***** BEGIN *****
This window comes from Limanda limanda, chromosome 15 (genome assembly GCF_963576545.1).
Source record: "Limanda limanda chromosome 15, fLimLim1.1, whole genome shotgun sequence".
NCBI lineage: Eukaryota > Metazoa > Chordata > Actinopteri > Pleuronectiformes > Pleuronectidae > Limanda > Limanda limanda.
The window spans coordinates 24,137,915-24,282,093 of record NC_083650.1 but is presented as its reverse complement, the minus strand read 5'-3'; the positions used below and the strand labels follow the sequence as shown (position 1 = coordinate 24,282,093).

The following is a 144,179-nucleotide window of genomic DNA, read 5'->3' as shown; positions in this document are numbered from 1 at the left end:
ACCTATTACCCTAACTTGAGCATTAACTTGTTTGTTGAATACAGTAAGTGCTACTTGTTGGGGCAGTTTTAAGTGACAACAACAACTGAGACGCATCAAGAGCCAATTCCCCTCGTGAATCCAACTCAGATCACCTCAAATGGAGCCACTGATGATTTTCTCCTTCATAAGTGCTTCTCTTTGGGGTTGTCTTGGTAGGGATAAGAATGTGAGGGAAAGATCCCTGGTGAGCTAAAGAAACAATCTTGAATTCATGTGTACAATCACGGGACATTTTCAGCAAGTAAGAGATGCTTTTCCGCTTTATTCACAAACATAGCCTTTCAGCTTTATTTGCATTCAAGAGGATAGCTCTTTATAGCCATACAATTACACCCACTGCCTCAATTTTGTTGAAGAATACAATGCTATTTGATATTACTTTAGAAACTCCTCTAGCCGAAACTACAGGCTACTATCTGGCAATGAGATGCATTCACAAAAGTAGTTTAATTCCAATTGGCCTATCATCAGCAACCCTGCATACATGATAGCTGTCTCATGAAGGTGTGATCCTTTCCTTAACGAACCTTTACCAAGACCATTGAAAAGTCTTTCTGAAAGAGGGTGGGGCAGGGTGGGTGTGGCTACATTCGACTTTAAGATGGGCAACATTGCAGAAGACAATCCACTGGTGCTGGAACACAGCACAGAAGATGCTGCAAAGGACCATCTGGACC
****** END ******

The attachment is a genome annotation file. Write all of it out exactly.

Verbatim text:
This window comes from Limanda limanda, chromosome 15 (genome assembly GCF_963576545.1).
Source record: "Limanda limanda chromosome 15, fLimLim1.1, whole genome shotgun sequence".
NCBI lineage: Eukaryota > Metazoa > Chordata > Actinopteri > Pleuronectiformes > Pleuronectidae > Limanda > Limanda limanda.
The window spans coordinates 24,137,915-24,282,093 of record NC_083650.1 but is presented as its reverse complement, the minus strand read 5'-3'; the positions used below and the strand labels follow the sequence as shown (position 1 = coordinate 24,282,093).

The following is a 144,179-nucleotide window of genomic DNA, read 5'->3' as shown; positions in this document are numbered from 1 at the left end:
ACCTATTACCCTAACTTGAGCATTAACTTGTTTGTTGAATACAGTAAGTGCTACTTGTTGGGGCAGTTTTAAGTGACAACAACAACTGAGACGCATCAAGAGCCAATTCCCCTCGTGAATCCAACTCAGATCACCTCAAATGGAGCCACTGATGATTTTCTCCTTCATAAGTGCTTCTCTTTGGGGTTGTCTTGGTAGGGATAAGAATGTGAGGGAAAGATCCCTGGTGAGCTAAAGAAACAATCTTGAATTCATGTGTACAATCACGGGACATTTTCAGCAAGTAAGAGATGCTTTTCCGCTTTATTCACAAACATAGCCTTTCAGCTTTATTTGCATTCAAGAGGATAGCTCTTTATAGCCATACAATTACACCCACTGCCTCAATTTTGTTGAAGAATACAATGCTATTTGATATTACTTTAGAAACTCCTCTAGCCGAAACTACAGGCTACTATCTGGCAATGAGATGCATTCACAAAAGTAGTTTAATTCCAATTGGCCTATCATCAGCAACCCTGCATACATGATAGCTGTCTCATGAAGGTGTGATCCTTTCCTTAACGAACCTTTACCAAGACCATTGAAAAGTCTTTCTGAAAGAGGGTGGGGCAGGGTGGGTGTGGCTACATTCGACTTTAAGATGGGCAACATTGCAGAAGACAATCCACTGGTGCTGGAACACAGCACAGAAGATGCTGCAAAGGACCATCTGGACC